Wednesday, 15 April 2015

Book Review: Dark Matter


January 1937. Clouds of war are gathering over a fogbound London. Twenty-eight year old Jack is poor, lonely and desperate to change his life. So when he's offered the chance to join an Arctic expedition, he jumps at it. Spirits are high as the ship leaves Norway: five men and eight huskies, crossing the Barents Sea by the light of the midnight sun. At last they reach the remote, uninhabited bay where they will camp for the next year. Gruhuken.

But the Arctic summer is brief. As night returns to claim the land, Jack feels a creeping unease. One by one, his companions are forced to leave. He faces a stark choice. Stay or go. Soon he will see the last of the sun, as the polar night engulfs the camp in months of darkness. Soon he will reach the point of no return - when the sea will freeze, making escape impossible.
 
And Gruhuken is not uninhabited. Jack is not alone. Something walks there in the dark...



Dark Matter is a book I've wanted to read for the longest time. I like a good creepy story and I haven't read a good one in quite a while. It's not a very long book but it does manage to pack a lot in.

A team of five men are quickly wittled down to three on an expedition to the Artic, the trip seems to bring bad luck right from the start. Then there's the Norweigen captain who seems insistent that they camp anywhere but Gruhuken but won't say why and after helping the men sat up their camp he makes a very hasty retreat. Soon the small team experience more bad luck and Jack is left at Gruhuken on his own, when daylight no longer exists and something walks outside the cabin and invades his dreams.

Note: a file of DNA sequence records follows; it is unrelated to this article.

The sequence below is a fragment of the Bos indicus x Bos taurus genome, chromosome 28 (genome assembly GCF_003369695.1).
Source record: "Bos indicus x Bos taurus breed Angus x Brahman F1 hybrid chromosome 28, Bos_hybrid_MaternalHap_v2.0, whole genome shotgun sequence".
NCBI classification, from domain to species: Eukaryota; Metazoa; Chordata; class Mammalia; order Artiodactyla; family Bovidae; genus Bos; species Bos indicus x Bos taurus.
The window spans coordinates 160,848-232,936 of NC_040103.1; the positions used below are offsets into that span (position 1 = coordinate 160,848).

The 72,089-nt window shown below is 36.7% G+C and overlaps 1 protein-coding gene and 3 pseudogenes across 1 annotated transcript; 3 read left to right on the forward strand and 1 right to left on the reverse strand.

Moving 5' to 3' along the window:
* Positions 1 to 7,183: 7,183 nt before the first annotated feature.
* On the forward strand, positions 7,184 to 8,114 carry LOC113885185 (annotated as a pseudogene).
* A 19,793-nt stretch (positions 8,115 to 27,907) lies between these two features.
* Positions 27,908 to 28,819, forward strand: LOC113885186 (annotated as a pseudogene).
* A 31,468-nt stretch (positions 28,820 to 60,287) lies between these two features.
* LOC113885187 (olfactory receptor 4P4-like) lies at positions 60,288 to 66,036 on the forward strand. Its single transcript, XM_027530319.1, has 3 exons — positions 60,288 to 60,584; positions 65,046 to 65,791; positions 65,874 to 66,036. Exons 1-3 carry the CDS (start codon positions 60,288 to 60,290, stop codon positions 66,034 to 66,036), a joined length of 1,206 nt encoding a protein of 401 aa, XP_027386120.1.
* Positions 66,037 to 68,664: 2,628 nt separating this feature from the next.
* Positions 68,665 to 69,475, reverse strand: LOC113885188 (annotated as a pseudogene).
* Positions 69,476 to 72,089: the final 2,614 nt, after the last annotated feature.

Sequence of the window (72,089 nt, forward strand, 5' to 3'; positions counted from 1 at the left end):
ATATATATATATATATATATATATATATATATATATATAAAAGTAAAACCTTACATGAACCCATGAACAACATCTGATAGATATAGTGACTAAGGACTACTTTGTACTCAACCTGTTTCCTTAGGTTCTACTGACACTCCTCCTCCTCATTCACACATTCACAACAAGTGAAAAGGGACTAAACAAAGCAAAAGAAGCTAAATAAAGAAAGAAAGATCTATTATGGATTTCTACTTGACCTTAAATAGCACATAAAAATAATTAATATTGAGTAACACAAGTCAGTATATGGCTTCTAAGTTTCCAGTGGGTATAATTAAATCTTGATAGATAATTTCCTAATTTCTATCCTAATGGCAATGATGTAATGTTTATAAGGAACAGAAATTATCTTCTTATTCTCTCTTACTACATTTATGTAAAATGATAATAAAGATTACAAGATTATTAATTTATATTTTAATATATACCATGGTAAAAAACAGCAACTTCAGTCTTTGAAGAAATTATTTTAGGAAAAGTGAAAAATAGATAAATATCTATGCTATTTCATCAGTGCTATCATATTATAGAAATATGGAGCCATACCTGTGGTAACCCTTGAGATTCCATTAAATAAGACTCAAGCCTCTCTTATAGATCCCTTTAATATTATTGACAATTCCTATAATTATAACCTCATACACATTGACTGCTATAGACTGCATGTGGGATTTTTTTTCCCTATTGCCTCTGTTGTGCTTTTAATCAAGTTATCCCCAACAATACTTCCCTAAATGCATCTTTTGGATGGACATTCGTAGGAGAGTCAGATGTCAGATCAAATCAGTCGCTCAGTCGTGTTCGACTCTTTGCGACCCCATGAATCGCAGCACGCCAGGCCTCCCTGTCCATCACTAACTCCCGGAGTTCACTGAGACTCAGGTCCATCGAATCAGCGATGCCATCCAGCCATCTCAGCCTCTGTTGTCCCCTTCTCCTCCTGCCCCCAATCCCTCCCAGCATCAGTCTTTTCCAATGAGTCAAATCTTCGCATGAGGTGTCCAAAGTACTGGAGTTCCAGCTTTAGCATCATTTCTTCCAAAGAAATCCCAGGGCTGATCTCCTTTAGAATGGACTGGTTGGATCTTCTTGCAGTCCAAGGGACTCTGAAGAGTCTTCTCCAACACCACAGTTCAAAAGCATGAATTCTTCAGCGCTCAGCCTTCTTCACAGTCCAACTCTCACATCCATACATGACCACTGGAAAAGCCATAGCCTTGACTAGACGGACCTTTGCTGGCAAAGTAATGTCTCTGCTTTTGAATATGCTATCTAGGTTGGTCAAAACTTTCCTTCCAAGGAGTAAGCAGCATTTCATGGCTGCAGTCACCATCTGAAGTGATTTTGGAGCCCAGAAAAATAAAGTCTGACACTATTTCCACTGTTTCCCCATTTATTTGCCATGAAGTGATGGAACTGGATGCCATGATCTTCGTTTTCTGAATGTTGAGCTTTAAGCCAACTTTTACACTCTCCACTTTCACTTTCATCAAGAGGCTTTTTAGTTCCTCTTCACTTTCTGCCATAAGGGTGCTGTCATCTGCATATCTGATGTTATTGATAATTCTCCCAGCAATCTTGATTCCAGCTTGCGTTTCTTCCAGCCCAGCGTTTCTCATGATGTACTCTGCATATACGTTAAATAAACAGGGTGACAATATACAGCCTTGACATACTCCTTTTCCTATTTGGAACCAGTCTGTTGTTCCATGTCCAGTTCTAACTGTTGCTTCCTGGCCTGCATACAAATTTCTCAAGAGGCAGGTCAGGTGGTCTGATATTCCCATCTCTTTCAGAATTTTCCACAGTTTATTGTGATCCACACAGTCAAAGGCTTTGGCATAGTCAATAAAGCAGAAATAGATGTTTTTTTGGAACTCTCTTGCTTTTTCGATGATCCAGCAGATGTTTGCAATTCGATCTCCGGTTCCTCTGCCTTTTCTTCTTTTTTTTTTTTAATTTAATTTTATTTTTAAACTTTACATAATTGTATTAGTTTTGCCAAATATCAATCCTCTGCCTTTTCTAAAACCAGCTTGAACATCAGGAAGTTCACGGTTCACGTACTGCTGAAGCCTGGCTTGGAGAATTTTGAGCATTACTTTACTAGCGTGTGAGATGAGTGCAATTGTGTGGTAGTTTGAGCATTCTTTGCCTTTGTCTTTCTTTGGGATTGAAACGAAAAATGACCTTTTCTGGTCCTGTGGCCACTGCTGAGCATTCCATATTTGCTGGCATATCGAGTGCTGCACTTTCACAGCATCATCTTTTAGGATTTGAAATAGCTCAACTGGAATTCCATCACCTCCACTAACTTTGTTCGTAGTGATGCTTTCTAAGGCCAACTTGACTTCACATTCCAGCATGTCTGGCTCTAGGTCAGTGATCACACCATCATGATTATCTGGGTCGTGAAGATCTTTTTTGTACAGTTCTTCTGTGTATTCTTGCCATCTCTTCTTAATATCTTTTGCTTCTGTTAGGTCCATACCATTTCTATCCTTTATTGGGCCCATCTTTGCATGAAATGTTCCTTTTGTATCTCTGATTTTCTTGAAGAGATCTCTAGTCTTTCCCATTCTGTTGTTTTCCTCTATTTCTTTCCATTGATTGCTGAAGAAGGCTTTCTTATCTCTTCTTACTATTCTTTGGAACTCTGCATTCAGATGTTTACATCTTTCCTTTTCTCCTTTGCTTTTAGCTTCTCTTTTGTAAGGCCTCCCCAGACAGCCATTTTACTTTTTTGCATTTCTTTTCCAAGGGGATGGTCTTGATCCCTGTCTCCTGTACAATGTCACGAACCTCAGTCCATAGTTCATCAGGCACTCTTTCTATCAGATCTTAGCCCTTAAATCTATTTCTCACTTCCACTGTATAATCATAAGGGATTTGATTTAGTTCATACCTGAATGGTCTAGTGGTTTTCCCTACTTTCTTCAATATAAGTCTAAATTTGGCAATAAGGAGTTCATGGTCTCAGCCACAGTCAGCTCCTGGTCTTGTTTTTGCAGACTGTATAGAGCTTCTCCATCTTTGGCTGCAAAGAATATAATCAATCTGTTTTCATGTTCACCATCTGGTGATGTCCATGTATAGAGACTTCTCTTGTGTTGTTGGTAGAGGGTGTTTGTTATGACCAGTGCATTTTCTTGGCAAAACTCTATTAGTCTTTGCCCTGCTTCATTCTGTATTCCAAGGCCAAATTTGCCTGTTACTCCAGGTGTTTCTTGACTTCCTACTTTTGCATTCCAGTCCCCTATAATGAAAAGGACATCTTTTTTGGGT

By far the best part of the book is the descriptive language used. Paver's descriptions of the Arctic landscape and of Gruhuken are excellent and they made this book a pleasure to read. Next up is that is does actually manage to build a good bit of tension at many parts I found myself hastily reading line after to line to found out what was going to happen quicker. It's only let down is that it doesn't do much in the way of character building, for most of the book, Jack is pretty much the only character so I expected to know a lot more about him than what I did by the end. If the characters would have had as much description as the landscape this would have been an excellent book. None the less I enjoyed it and would say it's worth a read.

Rating: ★★

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